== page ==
2 Samuel 22:31
As for God, his way is perfect; the word of the LORD is tried: he is a buckler to all them that trust in him.
This chapter is almost identical word for word with the eighteenth psalm. We may regard this chapter, and the eighteenth Psalm, as a vocal Ebenezer; and in this way it is very touching to give heed to the testimonies of an aged saint of God as he thus erects his Ebenezer, and in the second and third verse pours forth the rapturous utterances of a grateful heart. Among the conclusions to which David had been drawn, is that which is presented to us in the simple but pregnant words of the text.
I. THE WORKS OF GOD REGARDED AS THE CREATOR. In this respect we hesitate not to affirm that the words of the Psalmist are fully applicable, and that "His way is perfect." Now, of course, in affirming that God's way as Creator is perfect, we must bear in mind that we are not in a position to see into the whole of this matter. Unquestionably, before we can utter this sentiment with our hearts we must have learned the lesson of faith. Our knowledge of creation is very limited. Our philosophers are still arguing as to the plurality or the non-plurality of worlds; they are still discussing such fundamental subjects as the antiquity of man and the origin of species; and with regard to our own world, it is a common proverb among us that nothing on earth is perfect. And yet the searches and the conclusions of modern science are only revealing, we hesitate not to affirm, greater wonders, and those wonders are increasingly exhibiting the perfection of God s laws. And thus, whether we take the eye or whether we take the hand, we have the meat striking evidences of design and of adaptation — evidences enough to lead us, if we are modest and candid and reverent, to this conclusion — that if we knew more, and if other organs of the body and if other elements of man's nature were as clearly opened up to us as have been the organ of the eye, and the member of the hand, we should be still more strikingly and irresistibly brought to the conclusion with regard even to the creation, "As for God, His way is perfect."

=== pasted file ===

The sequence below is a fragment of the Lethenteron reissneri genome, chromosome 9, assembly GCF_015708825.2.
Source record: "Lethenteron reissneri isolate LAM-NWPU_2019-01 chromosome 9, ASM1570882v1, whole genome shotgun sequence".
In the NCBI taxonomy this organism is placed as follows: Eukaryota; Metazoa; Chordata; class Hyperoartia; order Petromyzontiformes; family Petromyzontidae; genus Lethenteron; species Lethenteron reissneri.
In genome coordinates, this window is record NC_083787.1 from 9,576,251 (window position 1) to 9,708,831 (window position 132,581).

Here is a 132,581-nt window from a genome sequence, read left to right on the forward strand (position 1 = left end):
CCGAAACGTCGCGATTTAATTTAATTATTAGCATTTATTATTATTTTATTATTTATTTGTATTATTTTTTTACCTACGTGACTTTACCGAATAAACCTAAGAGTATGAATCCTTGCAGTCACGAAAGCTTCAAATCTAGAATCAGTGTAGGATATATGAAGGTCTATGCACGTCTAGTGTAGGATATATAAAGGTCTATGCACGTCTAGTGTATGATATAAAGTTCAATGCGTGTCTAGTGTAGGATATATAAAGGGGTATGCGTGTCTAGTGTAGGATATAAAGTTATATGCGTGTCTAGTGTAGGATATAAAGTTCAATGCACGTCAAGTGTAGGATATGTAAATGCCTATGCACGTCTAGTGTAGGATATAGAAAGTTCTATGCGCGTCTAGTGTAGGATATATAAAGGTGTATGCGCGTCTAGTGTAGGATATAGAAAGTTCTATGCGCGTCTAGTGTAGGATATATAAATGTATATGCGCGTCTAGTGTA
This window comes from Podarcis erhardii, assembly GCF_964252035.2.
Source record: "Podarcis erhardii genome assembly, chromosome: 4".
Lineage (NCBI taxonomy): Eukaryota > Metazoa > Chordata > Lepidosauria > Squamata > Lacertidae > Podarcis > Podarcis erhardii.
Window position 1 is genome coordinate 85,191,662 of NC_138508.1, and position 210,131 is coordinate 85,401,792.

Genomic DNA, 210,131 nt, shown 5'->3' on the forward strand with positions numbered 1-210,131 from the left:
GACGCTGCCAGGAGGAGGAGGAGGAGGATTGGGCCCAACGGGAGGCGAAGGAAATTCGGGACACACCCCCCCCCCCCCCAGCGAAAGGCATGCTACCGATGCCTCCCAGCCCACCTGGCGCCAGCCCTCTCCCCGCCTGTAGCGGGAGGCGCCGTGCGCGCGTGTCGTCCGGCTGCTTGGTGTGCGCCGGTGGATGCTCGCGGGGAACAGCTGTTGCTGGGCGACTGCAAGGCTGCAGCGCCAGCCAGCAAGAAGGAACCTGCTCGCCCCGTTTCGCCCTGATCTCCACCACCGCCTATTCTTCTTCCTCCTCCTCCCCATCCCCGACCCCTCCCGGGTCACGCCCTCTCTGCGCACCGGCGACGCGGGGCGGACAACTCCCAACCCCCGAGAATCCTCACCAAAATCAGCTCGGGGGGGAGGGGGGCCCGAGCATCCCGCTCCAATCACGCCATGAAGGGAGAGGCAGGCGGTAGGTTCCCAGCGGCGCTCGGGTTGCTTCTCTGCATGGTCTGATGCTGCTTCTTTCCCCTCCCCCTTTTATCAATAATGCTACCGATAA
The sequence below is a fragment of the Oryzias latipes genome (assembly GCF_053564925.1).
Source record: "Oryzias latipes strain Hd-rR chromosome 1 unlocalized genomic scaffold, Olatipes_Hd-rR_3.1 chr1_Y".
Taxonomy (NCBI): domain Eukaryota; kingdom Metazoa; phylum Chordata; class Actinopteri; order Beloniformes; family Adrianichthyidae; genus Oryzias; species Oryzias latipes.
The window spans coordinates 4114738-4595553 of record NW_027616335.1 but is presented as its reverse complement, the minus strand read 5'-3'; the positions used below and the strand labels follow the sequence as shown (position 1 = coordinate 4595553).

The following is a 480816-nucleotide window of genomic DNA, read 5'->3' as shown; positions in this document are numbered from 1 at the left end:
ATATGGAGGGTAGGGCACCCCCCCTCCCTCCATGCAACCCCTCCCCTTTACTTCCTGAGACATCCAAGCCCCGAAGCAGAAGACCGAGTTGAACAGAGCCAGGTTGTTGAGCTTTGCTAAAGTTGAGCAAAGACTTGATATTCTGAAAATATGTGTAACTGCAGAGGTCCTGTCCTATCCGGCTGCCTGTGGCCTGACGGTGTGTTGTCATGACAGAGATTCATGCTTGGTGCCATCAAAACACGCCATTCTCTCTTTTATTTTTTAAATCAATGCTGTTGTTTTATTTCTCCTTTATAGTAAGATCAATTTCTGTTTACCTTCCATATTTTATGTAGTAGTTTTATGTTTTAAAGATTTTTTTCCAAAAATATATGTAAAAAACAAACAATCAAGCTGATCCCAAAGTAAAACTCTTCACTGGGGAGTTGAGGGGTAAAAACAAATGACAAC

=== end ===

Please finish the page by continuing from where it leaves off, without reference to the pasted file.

II. BUT THE DECLARATION OF OUR TEXT IS NOT LESS TRUE IN REFERENCE TO GOD AS THE GOD OF PROVIDENCE. In reference to His providential dealings, most unquestionably David's testimony was that God's way is perfect; and indeed this is the point in the psalm. Now consider this for a few moments in connection with the world. The aspect in which a man of faith and a man of this world regard all that is passing around them is as different as light can be from darkness. But "as for God, His way is perfect" in the Church. We do not see the bearing of the means upon the end. We do not, for instance, understand how it is that the tares and the wheat are permitted to grow together. We do not understand how it is that from the very beginning, from the very earliest years down to the days in which we live, whenever there has been the slightest activity or energy put forth on the part of God's people, when the Church has not been fast asleep, there have arisen grave and deadly heresies, and the Church of Christ is constantly witnessing it. In our own land, even in the lifetime of most of the persons to whom I am preaching, at the very time when everything seemed ready for the Church to advance on her great aggressive work against the heathenism that was around her, to rise to her position as the evangelist of distant nations, and to delve into the courts and alleys, and to go down into the cellars and to climb the garrets in our own heathen England; when the Church seemed ready to gird herself to this work, and faithful ministers were raised up, there has come some blight, of deadly heresy upon us, and we have been constrained to enter into controversy even with our own brethren, with men bearing the ministry of our own Church. All this is most mysterious; we do not understand it; we cannot justify the ways of God to man fully. All we can say is this, that the anticipation of faith which enables us to bear a testimony even now in the words of David, is, that when all is wound up we shall assuredly discern that in dealing with His Church, as the God of Providence, the way of God has been perfect.
III. LASTLY, HIS WAY IS PERFECT AS A WAY OF SALVATION. Here again faith must come in. We are surrounded by depths on every side. What is the mystery at the bottom of it all? Archbishop Whately has said, and said truly, that the entrance of moral evil into the world is very nearly the only difficulty in theology. If you and I could understand how it is that there can be moral evil, and, as its result, physical evil, in the world of a perfect God, and an Almighty God, we should be able to cut pretty nearly every knot; but we cannot understand it. We do not understand the ruin; we do not understand the entrance of sin. But let faith lay hold of this; nothing but faith can lay hold of it; reason cannot defend it, reason can only put her hand upon her mouth. God's salvation is provided, on the one hand, fully for the vindication of His own glory, while on the other hand He has adapted His salvation fully to the need of men. There is the fullest adaptation to the need of the sinner, and there is the most glorious illustration of the glory of God.
(Canon Miller, D.D.)
Parallel VersesKJV: As for God, his way is perfect; the word of the LORD is tried: he is a buckler to all them that trust in him.